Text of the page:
Foreshadowing the new dispute, Prime Minister Boris Johnson ordered a review of the takeover 24 hours after his government said it would not intervene.
Chinese-owned firm Nexperia said it had acquired Welsh-based Newport Wafer Fab, which is Britain’s largest producer of silicon chips. The deal was rumoured to be worth as much as £63 ($116) million but this has not been confirmed and Newport Wafer Fab did not respond to requests for comments.
The takeover was not reviewed under Britain’s new national security legislation, which is meant to stop high-risk foreign takeovers of critical infrastructure firms.
It appeared to fly in the face of the G7’s recent commitment in Cornwall to protect and promote “secure, resilient, competitive, transparent and sustainable and diverse digital, telecoms, and information and communication technology infrastructure supply chains”.
China has ambitions to corner the globe’s production and supply of semiconductors as the silicon-based circuits are the heart of all electronic devices – from telephones and smart speakers to medical equipment and driverless cars.
Under the new national security legislation, the British government can block commercial deals where there is an “unacceptable risk to Britain’s national security”.
While Johnson told MPs the sale was “a very difficult business”, he warned against anti-China sentiment by default.
“I do not want an anti-China spirit to lead to us trying to pitchfork away every investment from China into this country,” he said. “That would be economically foolhardy.”
Speaking to Tom Tugendhat, chairman of the foreign affairs select committee, he said: “We have to judge whether the stuff they are making is of real intellectual property value and interest to China, whether there are real security implications. I think semiconductors are of huge importance to this country, one of the things I wanted to look at immediately was whether we could be more self-reliant. We’re thinking about what to do.”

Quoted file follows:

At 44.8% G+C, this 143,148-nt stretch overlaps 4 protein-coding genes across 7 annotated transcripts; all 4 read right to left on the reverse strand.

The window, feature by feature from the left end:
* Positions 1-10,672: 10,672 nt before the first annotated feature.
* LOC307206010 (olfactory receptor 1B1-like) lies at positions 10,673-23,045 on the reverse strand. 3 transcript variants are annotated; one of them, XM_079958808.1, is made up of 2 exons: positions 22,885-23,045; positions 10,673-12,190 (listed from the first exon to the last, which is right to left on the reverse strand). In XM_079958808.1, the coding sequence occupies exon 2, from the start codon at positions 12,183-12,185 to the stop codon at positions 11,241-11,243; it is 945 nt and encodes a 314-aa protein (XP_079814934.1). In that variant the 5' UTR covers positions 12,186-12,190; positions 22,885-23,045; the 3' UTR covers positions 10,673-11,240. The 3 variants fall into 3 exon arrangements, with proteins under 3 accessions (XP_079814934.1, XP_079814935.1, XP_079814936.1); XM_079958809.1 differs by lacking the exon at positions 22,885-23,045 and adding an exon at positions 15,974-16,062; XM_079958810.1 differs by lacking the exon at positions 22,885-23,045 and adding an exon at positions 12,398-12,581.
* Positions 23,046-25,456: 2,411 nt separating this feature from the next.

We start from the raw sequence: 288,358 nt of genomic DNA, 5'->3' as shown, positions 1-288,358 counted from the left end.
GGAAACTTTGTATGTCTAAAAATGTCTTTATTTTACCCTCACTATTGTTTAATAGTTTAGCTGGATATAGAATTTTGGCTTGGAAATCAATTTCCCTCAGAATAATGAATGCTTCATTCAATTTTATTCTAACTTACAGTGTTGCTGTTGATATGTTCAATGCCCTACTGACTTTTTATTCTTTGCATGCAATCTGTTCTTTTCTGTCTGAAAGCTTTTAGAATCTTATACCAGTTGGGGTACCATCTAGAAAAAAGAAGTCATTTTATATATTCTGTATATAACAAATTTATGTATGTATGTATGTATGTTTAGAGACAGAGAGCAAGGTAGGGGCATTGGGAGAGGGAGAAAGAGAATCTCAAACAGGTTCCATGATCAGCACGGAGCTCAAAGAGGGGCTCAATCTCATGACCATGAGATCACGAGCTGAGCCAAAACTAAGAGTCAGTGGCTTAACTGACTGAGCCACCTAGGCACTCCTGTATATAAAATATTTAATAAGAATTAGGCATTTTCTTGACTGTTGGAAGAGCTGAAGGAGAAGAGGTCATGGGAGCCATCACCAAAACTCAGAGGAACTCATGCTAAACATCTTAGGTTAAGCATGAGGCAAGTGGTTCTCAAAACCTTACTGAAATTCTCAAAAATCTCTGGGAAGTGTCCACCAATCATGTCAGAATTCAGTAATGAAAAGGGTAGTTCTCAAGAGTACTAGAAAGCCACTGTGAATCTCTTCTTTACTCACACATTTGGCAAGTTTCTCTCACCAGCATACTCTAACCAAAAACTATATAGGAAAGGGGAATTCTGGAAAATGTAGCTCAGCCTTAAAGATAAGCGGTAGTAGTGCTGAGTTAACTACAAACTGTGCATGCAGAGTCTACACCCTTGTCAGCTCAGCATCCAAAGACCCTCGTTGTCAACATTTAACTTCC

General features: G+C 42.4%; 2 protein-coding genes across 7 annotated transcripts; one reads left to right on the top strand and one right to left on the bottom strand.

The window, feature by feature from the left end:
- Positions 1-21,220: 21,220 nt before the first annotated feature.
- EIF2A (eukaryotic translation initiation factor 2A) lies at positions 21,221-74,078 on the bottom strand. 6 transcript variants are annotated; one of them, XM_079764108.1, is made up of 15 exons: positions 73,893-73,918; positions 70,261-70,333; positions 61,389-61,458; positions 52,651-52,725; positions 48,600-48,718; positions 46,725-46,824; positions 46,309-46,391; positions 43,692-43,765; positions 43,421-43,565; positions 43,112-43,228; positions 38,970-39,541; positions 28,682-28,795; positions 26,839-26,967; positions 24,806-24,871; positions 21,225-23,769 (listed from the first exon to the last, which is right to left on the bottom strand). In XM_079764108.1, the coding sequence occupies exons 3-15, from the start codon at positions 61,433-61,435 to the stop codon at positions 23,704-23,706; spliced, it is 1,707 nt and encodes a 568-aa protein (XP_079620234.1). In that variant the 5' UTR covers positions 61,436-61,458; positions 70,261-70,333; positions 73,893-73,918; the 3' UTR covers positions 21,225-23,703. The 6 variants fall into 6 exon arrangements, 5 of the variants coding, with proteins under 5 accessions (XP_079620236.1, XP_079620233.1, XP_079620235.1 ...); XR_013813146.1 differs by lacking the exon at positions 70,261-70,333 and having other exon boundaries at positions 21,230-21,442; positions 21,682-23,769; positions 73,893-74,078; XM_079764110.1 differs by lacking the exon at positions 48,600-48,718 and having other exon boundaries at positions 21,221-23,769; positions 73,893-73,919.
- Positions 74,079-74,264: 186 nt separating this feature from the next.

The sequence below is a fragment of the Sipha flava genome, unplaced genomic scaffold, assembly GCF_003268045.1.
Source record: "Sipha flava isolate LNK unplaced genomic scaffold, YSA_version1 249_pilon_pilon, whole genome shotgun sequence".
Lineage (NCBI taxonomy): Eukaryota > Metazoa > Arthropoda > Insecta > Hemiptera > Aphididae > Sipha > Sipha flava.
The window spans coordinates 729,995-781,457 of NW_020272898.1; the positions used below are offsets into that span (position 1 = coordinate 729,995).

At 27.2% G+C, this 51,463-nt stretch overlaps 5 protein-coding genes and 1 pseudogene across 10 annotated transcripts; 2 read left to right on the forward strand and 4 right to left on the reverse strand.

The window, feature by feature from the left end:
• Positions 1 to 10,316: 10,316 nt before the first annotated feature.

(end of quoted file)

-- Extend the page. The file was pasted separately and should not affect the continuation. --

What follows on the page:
Nexperia is headquartered in the Netherlands but Australian Liberal Senator James Paterson said no Chinese private company was strictly divorced from Beijing and urged Britain to think again.
“In some countries, like China, there are really no strictly private companies who are immune from state direction.
“Many investors have motivations that are not purely economic, such as the strategic or geopolitical implications of their investments.”
Labor Senator Kimberly Kitching, who is the Australian co-chair with Paterson of the Inter-Parliamentary Alliance on China, said semiconductor manufacturing capability was considered critical infrastructure.
“The Chinese government certainly thinks so, and it has identified semiconductors as one of seven ‘frontier’ technologies in which it is aiming for global supremacy,” Kitching said.
“Britain has just recently passed its National Security and Investment Act, but the old English adage ‘marry in haste, repent at leisure’ perhaps should be pondered,” the senator said.
Britain initially resisted Australian lobbying for it to block Huawei from building its 5G networks but eventually agreed.
A spokesman for the alliance said Britain was making itself more vulnerable to Beijing’s “coercive diplomacy”.
“The UK should be looking to secure its supply chains in critical technologies. Instead, it has allowed its leading semiconductor manufacturer to fall into the hands of a firm under the influence of an authoritarian regime,” the spokesman said.
In April, Italy’s Prime Minister Mario Draghi blocked a Chinese takeover of a semiconductor company and said he backed extending state protection for Italian businesses to prevent them from being snapped up by Chinese interests. (Courtesy Sydney Morning Herald)